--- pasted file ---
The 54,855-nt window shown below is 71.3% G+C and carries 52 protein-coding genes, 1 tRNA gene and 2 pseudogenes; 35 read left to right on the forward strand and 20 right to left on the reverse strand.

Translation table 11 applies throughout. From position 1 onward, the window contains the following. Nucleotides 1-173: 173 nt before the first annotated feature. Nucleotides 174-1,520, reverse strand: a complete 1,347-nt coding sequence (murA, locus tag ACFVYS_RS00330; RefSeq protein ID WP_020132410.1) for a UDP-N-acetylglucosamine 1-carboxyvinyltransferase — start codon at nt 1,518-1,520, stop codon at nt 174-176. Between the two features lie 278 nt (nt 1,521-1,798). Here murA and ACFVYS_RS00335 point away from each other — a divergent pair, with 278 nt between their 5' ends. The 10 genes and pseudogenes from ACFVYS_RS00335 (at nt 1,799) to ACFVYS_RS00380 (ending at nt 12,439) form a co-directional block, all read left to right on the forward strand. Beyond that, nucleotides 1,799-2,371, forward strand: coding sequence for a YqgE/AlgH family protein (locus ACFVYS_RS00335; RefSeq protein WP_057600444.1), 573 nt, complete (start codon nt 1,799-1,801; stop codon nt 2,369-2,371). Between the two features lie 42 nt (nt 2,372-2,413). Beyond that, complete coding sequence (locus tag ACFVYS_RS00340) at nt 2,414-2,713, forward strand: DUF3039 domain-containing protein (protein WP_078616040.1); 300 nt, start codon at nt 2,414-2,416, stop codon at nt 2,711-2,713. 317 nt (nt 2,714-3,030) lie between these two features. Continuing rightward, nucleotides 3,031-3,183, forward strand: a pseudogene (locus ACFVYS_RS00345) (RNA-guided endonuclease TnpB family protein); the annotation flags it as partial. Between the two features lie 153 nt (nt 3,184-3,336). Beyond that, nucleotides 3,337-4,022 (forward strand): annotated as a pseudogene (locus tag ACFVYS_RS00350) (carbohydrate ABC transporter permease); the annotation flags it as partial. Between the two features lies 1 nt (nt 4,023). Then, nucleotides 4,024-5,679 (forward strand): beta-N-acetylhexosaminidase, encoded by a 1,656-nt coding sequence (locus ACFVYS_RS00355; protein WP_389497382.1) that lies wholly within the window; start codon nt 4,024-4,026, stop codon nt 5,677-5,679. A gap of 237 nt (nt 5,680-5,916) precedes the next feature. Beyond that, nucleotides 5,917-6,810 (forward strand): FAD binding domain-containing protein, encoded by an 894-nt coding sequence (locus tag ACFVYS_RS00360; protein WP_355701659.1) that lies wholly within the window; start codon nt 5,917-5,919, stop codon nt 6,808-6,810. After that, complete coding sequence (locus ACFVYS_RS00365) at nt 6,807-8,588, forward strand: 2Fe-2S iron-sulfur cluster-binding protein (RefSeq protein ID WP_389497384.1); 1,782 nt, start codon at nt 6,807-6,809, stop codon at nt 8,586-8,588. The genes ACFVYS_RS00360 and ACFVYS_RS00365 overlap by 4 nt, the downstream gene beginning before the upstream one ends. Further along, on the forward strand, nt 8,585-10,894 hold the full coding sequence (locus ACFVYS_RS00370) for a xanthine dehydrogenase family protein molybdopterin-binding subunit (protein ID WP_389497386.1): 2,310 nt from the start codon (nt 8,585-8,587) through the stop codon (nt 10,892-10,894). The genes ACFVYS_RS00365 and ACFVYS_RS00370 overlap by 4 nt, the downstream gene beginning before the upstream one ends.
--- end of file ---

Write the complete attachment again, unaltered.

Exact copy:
The 54,855-nt window shown below is 71.3% G+C and carries 52 protein-coding genes, 1 tRNA gene and 2 pseudogenes; 35 read left to right on the forward strand and 20 right to left on the reverse strand.

Translation table 11 applies throughout. From position 1 onward, the window contains the following. Nucleotides 1-173: 173 nt before the first annotated feature. Nucleotides 174-1,520, reverse strand: a complete 1,347-nt coding sequence (murA, locus tag ACFVYS_RS00330; RefSeq protein ID WP_020132410.1) for a UDP-N-acetylglucosamine 1-carboxyvinyltransferase — start codon at nt 1,518-1,520, stop codon at nt 174-176. Between the two features lie 278 nt (nt 1,521-1,798). Here murA and ACFVYS_RS00335 point away from each other — a divergent pair, with 278 nt between their 5' ends. The 10 genes and pseudogenes from ACFVYS_RS00335 (at nt 1,799) to ACFVYS_RS00380 (ending at nt 12,439) form a co-directional block, all read left to right on the forward strand. Beyond that, nucleotides 1,799-2,371, forward strand: coding sequence for a YqgE/AlgH family protein (locus ACFVYS_RS00335; RefSeq protein WP_057600444.1), 573 nt, complete (start codon nt 1,799-1,801; stop codon nt 2,369-2,371). Between the two features lie 42 nt (nt 2,372-2,413). Beyond that, complete coding sequence (locus tag ACFVYS_RS00340) at nt 2,414-2,713, forward strand: DUF3039 domain-containing protein (protein WP_078616040.1); 300 nt, start codon at nt 2,414-2,416, stop codon at nt 2,711-2,713. 317 nt (nt 2,714-3,030) lie between these two features. Continuing rightward, nucleotides 3,031-3,183, forward strand: a pseudogene (locus ACFVYS_RS00345) (RNA-guided endonuclease TnpB family protein); the annotation flags it as partial. Between the two features lie 153 nt (nt 3,184-3,336). Beyond that, nucleotides 3,337-4,022 (forward strand): annotated as a pseudogene (locus tag ACFVYS_RS00350) (carbohydrate ABC transporter permease); the annotation flags it as partial. Between the two features lies 1 nt (nt 4,023). Then, nucleotides 4,024-5,679 (forward strand): beta-N-acetylhexosaminidase, encoded by a 1,656-nt coding sequence (locus ACFVYS_RS00355; protein WP_389497382.1) that lies wholly within the window; start codon nt 4,024-4,026, stop codon nt 5,677-5,679. A gap of 237 nt (nt 5,680-5,916) precedes the next feature. Beyond that, nucleotides 5,917-6,810 (forward strand): FAD binding domain-containing protein, encoded by an 894-nt coding sequence (locus tag ACFVYS_RS00360; protein WP_355701659.1) that lies wholly within the window; start codon nt 5,917-5,919, stop codon nt 6,808-6,810. After that, complete coding sequence (locus ACFVYS_RS00365) at nt 6,807-8,588, forward strand: 2Fe-2S iron-sulfur cluster-binding protein (RefSeq protein ID WP_389497384.1); 1,782 nt, start codon at nt 6,807-6,809, stop codon at nt 8,586-8,588. The genes ACFVYS_RS00360 and ACFVYS_RS00365 overlap by 4 nt, the downstream gene beginning before the upstream one ends. Further along, on the forward strand, nt 8,585-10,894 hold the full coding sequence (locus ACFVYS_RS00370) for a xanthine dehydrogenase family protein molybdopterin-binding subunit (protein ID WP_389497386.1): 2,310 nt from the start codon (nt 8,585-8,587) through the stop codon (nt 10,892-10,894). The genes ACFVYS_RS00365 and ACFVYS_RS00370 overlap by 4 nt, the downstream gene beginning before the upstream one ends.